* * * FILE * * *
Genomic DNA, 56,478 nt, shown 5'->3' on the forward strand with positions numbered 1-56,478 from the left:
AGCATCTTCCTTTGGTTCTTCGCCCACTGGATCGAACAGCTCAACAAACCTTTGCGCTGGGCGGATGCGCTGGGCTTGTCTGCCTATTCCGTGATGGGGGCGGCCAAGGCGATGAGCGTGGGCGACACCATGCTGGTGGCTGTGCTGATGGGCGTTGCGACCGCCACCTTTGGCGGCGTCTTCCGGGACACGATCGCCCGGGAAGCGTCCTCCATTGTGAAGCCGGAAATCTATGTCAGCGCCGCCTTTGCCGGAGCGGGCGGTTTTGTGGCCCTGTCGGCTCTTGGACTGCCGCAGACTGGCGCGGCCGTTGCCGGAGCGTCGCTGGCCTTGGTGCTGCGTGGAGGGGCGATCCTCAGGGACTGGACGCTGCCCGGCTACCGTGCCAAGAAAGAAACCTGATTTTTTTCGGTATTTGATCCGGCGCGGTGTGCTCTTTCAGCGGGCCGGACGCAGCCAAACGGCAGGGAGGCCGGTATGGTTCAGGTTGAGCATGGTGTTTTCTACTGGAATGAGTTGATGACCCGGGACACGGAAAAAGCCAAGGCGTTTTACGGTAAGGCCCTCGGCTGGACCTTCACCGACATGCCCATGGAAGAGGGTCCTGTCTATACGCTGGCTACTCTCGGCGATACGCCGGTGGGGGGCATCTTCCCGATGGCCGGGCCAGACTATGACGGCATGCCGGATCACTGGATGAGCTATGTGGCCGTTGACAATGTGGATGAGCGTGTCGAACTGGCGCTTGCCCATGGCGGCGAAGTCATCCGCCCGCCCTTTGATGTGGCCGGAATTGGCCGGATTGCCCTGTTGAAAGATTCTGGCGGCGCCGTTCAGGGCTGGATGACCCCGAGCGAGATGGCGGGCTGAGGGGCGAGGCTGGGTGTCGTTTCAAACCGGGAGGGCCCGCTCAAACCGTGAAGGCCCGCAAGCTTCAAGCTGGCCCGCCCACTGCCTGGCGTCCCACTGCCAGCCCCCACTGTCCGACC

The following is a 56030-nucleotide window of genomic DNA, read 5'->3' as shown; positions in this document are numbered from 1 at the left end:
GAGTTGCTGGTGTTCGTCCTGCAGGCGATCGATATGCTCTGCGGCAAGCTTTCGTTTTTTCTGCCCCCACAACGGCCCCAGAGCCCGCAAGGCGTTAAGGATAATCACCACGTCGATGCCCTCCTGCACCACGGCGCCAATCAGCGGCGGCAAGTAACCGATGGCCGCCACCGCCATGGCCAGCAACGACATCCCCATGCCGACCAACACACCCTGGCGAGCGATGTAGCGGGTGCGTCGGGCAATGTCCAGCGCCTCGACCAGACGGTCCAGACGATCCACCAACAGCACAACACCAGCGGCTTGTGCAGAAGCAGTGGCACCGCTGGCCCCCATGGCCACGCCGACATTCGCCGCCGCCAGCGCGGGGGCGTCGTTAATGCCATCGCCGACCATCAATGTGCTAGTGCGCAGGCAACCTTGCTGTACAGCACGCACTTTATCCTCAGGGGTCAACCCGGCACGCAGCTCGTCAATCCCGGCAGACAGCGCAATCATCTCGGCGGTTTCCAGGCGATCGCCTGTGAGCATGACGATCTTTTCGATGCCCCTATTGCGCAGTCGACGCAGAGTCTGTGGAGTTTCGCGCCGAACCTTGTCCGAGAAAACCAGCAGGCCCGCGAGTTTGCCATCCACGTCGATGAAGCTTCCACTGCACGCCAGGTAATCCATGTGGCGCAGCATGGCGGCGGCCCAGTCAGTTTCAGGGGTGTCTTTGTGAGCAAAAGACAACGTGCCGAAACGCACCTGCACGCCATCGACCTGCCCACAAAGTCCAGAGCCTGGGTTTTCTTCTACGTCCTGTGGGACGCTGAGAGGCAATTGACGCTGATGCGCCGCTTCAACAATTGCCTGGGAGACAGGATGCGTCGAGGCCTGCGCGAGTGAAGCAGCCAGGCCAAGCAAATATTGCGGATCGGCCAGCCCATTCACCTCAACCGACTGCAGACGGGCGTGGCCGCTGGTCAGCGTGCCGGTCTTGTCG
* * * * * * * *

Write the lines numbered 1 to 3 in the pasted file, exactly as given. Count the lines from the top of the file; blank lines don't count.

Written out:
Genomic DNA, 56,478 nt, shown 5'->3' on the forward strand with positions numbered 1-56,478 from the left:
AGCATCTTCCTTTGGTTCTTCGCCCACTGGATCGAACAGCTCAACAAACCTTTGCGCTGGGCGGATGCGCTGGGCTTGTCTGCCTATTCCGTGATGGGGGCGGCCAAGGCGATGAGCGTGGGCGACACCATGCTGGTGGCTGTGCTGATGGGCGTTGCGACCGCCACCTTTGGCGGCGTCTTCCGGGACACGATCGCCCGGGAAGCGTCCTCCATTGTGAAGCCGGAAATCTATGTCAGCGCCGCCTTTGCCGGAGCGGGCGGTTTTGTGGCCCTGTCGGCTCTTGGACTGCCGCAGACTGGCGCGGCCGTTGCCGGAGCGTCGCTGGCCTTGGTGCTGCGTGGAGGGGCGATCCTCAGGGACTGGACGCTGCCCGGCTACCGTGCCAAGAAAGAAACCTGATTTTTTTCGGTATTTGATCCGGCGCGGTGTGCTCTTTCAGCGGGCCGGACGCAGCCAAACGGCAGGGAGGCCGGTATGGTTCAGGTTGAGCATGGTGTTTTCTACTGGAATGAGTTGATGACCCGGGACACGGAAAAAGCCAAGGCGTTTTACGGTAAGGCCCTCGGCTGGACCTTCACCGACATGCCCATGGAAGAGGGTCCTGTCTATACGCTGGCTACTCTCGGCGATACGCCGGTGGGGGGCATCTTCCCGATGGCCGGGCCAGACTATGACGGCATGCCGGATCACTGGATGAGCTATGTGGCCGTTGACAATGTGGATGAGCGTGTCGAACTGGCGCTTGCCCATGGCGGCGAAGTCATCCGCCCGCCCTTTGATGTGGCCGGAATTGGCCGGATTGCCCTGTTGAAAGATTCTGGCGGCGCCGTTCAGGGCTGGATGACCCCGAGCGAGATGGCGGGCTGAGGGGCGAGGCTGGGTGTCGTTTCAAACCGGGAGGGCCCGCTCAAACCGTGAAGGCCCGCAAGCTTCAAGCTGGCCCGCCCACTGCCTGGCGTCCCACTGCCAGCCCCCACTGTCCGACC

The following is a 56030-nucleotide window of genomic DNA, read 5'->3' as shown; positions in this document are numbered from 1 at the left end: